A variety of insecticides are used in ant baits. The package label will list the exact insecticide under the active ingredients. Common insecticides include sodium tetraborate decahydrate (borax), fipronil, avermectin, indoxacarb, and hydramethylnon. These active ingredients have uses other than as ant baits. Borax is found in some laundry detergents, while fipronil, avermectin, and indoxacarb are used in veterinary medicine to prevent infestation of fleas, ticks and other parasites or to rid an infected animal of these organisms. Borax kills primarily by acting as a stomach poison. Fipronil, avermectin, and indoxacarb poison the ant's nervous system causing paralysis and death. Hydramethylnon interferes with a cell's ability to produce energy. Fortunately, many of these insecticides don't work exactly the same way in humans or are in such low concentrations in the baits as to have low risk for unintentional poisoning.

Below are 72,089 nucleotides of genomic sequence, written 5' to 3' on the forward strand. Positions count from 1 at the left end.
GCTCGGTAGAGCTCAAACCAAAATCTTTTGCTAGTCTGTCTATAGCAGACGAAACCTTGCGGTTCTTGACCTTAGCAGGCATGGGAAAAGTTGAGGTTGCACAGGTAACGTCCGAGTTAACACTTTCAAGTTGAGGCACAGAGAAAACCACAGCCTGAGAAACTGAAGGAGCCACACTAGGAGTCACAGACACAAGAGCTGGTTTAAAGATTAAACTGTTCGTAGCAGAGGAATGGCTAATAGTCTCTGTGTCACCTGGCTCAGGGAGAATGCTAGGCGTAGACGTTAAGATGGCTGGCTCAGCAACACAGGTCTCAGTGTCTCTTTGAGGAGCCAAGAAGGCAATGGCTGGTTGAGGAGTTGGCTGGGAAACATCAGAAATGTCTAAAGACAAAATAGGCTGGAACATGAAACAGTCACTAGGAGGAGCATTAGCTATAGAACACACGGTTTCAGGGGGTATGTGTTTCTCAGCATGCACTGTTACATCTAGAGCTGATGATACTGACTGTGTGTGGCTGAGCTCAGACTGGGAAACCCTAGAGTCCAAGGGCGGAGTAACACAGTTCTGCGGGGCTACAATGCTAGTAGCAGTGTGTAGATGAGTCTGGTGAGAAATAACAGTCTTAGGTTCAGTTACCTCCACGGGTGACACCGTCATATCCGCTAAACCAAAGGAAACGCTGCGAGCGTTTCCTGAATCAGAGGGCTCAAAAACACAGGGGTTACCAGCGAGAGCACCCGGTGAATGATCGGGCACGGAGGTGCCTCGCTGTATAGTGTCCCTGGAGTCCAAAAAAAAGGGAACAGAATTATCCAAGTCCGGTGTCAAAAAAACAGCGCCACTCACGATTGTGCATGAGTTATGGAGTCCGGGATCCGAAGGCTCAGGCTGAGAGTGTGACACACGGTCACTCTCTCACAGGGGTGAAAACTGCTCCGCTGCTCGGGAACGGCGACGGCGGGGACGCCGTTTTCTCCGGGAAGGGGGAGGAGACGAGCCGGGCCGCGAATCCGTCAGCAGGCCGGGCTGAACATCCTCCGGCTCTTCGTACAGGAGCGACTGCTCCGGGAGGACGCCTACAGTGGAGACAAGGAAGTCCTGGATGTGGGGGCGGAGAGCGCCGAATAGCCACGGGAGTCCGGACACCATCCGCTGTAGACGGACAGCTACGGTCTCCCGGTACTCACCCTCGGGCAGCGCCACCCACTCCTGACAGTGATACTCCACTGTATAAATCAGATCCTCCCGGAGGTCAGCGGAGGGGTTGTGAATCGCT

The toxic effects in humans differ depending on the insecticide. Unintentional ingestion of small amounts of borax can cause nausea, vomiting, abdominal pain, and diarrhea. The vomit and stool can be blue-green in color. Ingestion of larger amounts can cause a red skin rash followed by skin loss as well as seizures and coma. The concentration of borax in many ant baits is only 5.4%, so only small amounts of the active ingredients are present. Fipronil, avermectin, and indoxacarb all have the potential to affect the nervous system in humans. Ingestion of large amounts can cause weakness, tremors, or seizures. Indoxacarb also has the potential to cause methemoglobinemia, which interferes with red blood cells' ability to deliver oxygen to the body. The concentrations of these insecticides in ant baits are generally less than 0.05%. A toddler ingesting the contents of a bait station usually would not get enough insecticide to be dangerous. Finally, hydramethylnon is low in toxicity overall. Ant baits containing hydramethylnon are not expected to cause more than nausea, vomiting, or minor diarrhea if ingested.